His father was taken into the woods and was beaten into unconsciousness by four Nazis. On another occasion, a Nazi came to their home requesting hot tea. When Harris' father brought out the cup of tea the Nazi tossed it in his father's face.

Harris recalled the last day he saw his parents and siblings.

"The Nazi trucks came into town and forced all the Jewish people to go to the marketplace area of town. If they didn't move fast enough, they'd be shot," he said.

Once in the marketplace, his father told him to run and hide behind a pile of bricks. Two of his sisters, Rosa and Sarah, hid with him. The rest of his Family was marched into awaiting cattle cars, and he never saw them again.

"To this day I still see them walking in the direction of the cattle cars. They were my parents, sisters, brothers, cousins, friends, neighbors; they were all walking (toward the cars)."

"My sister Rosa, she is the one who saved my life," Harris said. Rosa was 14 years old at the time.

When the Nazis returned to Deblin to capture any remaining Jews, Rosa told him to run.

They hid from the Nazi's in an outhouse and in a barn.

"We buried ourselves in the straw, and there we lay," he said. "The Nazis came and started yelling 'Jews come out.' We did not breathe. They looked and they looked but didn't find us."

With nowhere else to go, Harris and his sisters returned to Deblin, where a concentration camp had been established.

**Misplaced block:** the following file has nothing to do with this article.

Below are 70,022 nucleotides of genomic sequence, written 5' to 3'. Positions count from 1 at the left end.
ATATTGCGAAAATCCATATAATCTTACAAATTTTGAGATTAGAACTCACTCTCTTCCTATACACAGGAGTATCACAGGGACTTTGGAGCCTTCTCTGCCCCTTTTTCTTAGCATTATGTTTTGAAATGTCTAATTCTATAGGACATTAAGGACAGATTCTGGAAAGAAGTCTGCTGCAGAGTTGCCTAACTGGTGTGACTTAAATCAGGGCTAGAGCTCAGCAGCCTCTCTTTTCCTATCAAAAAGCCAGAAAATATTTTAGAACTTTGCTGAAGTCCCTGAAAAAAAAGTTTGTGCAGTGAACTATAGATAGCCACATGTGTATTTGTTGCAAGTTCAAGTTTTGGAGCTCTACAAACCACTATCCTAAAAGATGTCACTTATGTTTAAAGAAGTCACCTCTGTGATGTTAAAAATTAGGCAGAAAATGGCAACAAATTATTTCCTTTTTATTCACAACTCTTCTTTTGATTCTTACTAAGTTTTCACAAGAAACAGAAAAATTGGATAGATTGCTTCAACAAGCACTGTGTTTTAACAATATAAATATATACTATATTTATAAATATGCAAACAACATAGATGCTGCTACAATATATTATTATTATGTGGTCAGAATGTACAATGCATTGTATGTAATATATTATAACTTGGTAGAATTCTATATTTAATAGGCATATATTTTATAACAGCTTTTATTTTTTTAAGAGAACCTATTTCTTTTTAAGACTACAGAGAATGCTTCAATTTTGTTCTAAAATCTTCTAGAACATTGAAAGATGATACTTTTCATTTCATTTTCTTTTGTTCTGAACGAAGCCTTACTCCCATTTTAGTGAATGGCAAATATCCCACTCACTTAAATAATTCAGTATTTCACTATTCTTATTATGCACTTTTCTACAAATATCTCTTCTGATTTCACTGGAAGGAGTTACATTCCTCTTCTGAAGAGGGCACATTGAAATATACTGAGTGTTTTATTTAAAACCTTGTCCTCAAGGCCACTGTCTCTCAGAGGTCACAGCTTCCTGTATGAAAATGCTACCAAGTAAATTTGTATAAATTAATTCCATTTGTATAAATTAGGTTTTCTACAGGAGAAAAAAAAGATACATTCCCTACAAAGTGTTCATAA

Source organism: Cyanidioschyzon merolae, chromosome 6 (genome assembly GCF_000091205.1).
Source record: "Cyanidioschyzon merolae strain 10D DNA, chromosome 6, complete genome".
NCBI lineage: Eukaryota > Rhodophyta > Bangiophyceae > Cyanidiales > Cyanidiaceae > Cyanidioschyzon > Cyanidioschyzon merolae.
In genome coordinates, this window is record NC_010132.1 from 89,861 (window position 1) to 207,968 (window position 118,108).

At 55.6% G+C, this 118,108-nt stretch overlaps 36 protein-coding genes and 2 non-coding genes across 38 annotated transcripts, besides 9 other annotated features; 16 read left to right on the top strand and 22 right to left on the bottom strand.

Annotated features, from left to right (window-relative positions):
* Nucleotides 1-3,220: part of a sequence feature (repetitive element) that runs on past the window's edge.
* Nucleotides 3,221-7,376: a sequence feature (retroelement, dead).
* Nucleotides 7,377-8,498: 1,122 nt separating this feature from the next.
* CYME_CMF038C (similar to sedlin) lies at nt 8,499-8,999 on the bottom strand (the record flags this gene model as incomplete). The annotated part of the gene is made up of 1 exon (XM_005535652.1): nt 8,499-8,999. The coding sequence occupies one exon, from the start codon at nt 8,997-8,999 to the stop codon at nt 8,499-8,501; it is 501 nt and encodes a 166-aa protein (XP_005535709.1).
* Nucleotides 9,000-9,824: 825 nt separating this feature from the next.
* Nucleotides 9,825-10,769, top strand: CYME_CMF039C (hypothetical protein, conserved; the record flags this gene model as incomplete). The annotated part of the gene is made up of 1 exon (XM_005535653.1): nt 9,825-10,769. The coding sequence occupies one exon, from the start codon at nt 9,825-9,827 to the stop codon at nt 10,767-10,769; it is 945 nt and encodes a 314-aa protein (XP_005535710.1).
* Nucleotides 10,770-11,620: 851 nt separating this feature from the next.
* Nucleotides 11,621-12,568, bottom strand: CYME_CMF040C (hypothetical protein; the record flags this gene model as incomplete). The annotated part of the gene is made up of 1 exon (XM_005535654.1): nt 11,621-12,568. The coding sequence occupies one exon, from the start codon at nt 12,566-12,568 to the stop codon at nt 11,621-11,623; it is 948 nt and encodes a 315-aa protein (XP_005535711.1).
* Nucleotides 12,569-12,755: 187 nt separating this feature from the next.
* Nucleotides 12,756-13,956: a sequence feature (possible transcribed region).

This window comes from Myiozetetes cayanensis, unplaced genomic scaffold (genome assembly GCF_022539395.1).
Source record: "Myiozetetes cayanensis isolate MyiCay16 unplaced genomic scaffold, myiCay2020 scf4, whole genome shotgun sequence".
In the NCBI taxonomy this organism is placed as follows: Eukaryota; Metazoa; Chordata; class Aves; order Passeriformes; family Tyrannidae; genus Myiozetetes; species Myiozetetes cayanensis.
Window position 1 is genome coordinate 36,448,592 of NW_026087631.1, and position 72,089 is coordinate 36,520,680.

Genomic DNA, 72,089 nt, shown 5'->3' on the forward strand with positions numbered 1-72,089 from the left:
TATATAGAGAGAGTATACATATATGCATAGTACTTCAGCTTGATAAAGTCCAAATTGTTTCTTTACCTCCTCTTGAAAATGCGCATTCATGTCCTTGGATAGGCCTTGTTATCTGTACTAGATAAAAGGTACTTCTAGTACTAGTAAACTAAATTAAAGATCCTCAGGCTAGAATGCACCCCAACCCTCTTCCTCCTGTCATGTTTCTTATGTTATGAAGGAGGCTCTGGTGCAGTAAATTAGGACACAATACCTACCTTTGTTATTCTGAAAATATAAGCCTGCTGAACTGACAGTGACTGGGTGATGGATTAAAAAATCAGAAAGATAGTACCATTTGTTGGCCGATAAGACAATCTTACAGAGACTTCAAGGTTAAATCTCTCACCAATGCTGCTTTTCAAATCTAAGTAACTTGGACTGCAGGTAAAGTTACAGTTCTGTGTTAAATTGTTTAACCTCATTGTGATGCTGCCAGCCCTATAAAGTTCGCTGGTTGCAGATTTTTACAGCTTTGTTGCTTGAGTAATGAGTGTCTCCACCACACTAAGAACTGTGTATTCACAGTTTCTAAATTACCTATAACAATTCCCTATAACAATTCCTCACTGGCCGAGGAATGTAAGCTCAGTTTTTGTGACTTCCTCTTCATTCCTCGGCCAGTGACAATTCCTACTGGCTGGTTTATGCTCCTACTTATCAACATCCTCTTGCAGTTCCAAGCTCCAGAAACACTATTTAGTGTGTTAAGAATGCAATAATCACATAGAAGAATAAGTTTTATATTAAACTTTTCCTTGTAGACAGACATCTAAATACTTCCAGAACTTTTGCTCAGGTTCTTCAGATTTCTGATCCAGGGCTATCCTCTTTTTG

Rosa was able to work and get food there. She snuck in her siblings and hid them from the Nazis at the camp because they were too young to work.

One day the Jews at the camp were transported to another camp to work at an ammunition factory. They were transported by cattle car.

"It was terrible," Harris said. "They squeezed 75 or 100 people in there. You had no food, no toilets, people were crying; it was bad."

During the transport, Harris remembers coming to railroad crossings and hearing bells at the crossings. He would hear children laughing and dogs barking, and all he could do was wish he was out there.

"Every time I see a railroad car my mind goes back to that," he said.

Upon arrival at the concentration camp, Harris was spotted by Nazis, despite his attempt to look taller than he was, and he was taken from his sisters. He, along with four other children, was taken away from the concentration camp to a holding room before they would be taken into the woods to be shot, Harris said.

It was by stroke of luck he was saved by an Austrian man who had fought in World War I and saved one of the Nazis who was working at the camp. Through this act of luck, the Austrian was able to save his own daughter as well as Harris and the other children.

When Harris and the children were taken back to the main area of the concentration camp they were embraced by all the people there.

"They hadn't seen a Jewish child in all these years. A million-and-half Jewish children were already killed, and here we were coming," Harris said. "This is one of the reasons I speak — so they have a voice through me."

During his time at the concentration camp, Harris stayed hidden from Nazis to avoid being killed until he, along with the other Jews at the concentration camp, was liberated by the Russian Army.

As an adult, Harris has been a driving force in the building of the Illinois Holocaust Museum and Education Center, the passage of government policies requiring the teaching of Holocaust and genocide education in public schools, and the education of the Holocaust through his extensive speaking engagements. Harris' achievements, most recently, have led to him being awarded the 2014 Ellis Island Medal.

Harris concluded his visit at Fort McCoy with a meet-and-greet and book signing at McCoy's Community Club.